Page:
Mercury Villager
Vehicle Make/Model Specifications:
Make: Mercury
Model: Villager
Mercury Villager

The Villager had a decent run, in fact, better than expected. The first-generation Villager was available in three trim levels: the GS, the LS and the luxury Nautica Special Edition. All of the Nautica models came with a two-toned blue and white, or red and white paint scheme, an elegant yellow pinstripe, second row captain's chairs, and leather upholstery. The second-generation Villager was also available in three trim levels: base, Sport, and the luxury Estate. The Nautica edition was certainly a better option than any of the others. The 1993 Mercury Villager and the Nissan Quest were actually the products of a joint venture between Ford Motor Company and Nissan. This was just one of many times that manufacturers have joined together to collaborate on either an entire model or just on a few parts. The goal was to produce a smaller and more stylish minivan to compete in the traditional minivan market. The two vans debuted at the 1992 North American International Auto Show in Detroit. The two minivans were only different cosmetically and they shared a Nissan engine. They were both built in a Ford plant in Avon Lake, Ohio. The reason for the joint venture was that the Ford Aerostar minivan was quite old and suffering in sales, and its successor, the Windstar, was not yet ready for the market. Ford had money to build the assembly plant, but lacked the vehicle design engineering resources. The situation at Nissan was the exact opposite. Nissan was lacking cash but could contribute vehicle engineering and also could offer up an engine built at its Smyrna, Tennessee facility. The initial project was known internally as code name VX54 within Ford. The greatest part about the Villager turned out to be its kiss of death as well. It was praised for having great moveable seats, but the problem was that they could not actually be removed from the vehicle. This ended up being a desire quality by consumers.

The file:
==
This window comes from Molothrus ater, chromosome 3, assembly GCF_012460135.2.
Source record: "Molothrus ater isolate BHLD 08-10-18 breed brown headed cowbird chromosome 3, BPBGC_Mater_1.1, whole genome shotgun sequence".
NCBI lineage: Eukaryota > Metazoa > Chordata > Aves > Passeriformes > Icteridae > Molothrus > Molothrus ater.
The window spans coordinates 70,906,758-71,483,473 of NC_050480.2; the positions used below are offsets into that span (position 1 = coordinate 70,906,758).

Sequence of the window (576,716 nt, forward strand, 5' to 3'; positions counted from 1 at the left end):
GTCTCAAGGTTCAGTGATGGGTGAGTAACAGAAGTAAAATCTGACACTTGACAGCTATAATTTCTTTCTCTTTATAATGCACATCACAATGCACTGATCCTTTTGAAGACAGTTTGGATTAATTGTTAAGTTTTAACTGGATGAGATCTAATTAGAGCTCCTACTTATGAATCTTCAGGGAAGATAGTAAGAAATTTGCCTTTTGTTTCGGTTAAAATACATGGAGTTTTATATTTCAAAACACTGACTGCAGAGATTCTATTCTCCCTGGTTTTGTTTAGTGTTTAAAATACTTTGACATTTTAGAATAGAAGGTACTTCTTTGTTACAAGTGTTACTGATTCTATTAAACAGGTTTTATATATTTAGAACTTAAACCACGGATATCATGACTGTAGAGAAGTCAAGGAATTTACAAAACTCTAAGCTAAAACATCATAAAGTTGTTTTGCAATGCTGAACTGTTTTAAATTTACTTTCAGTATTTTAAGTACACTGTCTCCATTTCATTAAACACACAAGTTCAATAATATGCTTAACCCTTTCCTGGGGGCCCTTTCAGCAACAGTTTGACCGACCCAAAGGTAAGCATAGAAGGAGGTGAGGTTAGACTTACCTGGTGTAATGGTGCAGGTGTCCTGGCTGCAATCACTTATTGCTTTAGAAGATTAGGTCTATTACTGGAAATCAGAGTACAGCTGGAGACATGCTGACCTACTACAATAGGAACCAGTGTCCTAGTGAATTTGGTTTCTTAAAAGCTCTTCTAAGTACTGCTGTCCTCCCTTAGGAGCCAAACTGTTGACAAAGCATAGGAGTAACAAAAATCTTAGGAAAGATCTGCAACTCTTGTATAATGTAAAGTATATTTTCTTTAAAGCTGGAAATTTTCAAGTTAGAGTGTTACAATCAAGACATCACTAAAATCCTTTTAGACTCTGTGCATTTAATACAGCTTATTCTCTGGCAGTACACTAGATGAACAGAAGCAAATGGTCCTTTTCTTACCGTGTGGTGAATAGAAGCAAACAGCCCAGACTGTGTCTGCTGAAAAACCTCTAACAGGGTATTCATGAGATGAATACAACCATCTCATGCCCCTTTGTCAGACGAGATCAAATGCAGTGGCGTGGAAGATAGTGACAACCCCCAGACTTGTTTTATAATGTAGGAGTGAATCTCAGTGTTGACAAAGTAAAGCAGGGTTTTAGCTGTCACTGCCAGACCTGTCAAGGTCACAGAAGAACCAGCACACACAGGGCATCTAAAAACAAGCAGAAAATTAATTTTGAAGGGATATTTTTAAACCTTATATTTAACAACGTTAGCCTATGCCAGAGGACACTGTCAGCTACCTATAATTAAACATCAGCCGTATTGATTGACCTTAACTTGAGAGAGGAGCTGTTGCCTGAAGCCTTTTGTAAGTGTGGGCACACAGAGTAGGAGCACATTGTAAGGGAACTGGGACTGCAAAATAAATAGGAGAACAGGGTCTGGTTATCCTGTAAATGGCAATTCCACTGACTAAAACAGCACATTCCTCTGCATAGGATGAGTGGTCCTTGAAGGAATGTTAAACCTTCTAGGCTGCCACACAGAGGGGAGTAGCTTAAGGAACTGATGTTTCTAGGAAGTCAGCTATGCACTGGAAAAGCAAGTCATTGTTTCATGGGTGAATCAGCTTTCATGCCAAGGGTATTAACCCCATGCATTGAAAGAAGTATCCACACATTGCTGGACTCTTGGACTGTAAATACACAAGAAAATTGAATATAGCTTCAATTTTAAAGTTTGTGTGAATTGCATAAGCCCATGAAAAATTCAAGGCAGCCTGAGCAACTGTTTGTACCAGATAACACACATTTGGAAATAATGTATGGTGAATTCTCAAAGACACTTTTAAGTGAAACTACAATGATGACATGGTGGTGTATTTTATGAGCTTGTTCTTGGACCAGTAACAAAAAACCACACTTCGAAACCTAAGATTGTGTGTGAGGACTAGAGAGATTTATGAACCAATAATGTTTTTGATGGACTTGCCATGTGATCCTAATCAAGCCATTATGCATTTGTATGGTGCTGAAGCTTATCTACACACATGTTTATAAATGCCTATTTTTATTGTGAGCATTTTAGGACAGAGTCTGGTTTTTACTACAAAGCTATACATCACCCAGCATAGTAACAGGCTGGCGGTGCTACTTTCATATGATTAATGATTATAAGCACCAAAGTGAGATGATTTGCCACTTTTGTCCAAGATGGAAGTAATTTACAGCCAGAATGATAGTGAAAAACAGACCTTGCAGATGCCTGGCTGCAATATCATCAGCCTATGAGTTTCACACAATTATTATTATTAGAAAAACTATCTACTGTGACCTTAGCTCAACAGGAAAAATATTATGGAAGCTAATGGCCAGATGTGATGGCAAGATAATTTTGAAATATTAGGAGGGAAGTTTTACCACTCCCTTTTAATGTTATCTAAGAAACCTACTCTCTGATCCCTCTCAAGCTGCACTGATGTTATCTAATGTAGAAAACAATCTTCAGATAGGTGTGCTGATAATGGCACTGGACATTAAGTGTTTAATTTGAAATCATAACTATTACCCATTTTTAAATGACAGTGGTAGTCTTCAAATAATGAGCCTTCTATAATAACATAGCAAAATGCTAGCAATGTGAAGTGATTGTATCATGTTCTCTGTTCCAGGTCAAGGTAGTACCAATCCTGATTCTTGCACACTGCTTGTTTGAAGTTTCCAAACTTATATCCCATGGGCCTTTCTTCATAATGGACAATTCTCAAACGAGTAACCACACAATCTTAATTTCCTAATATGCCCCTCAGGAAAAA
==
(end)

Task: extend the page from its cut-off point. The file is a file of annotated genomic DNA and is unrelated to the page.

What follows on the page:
<< Back to Vehicle Index
Back To Top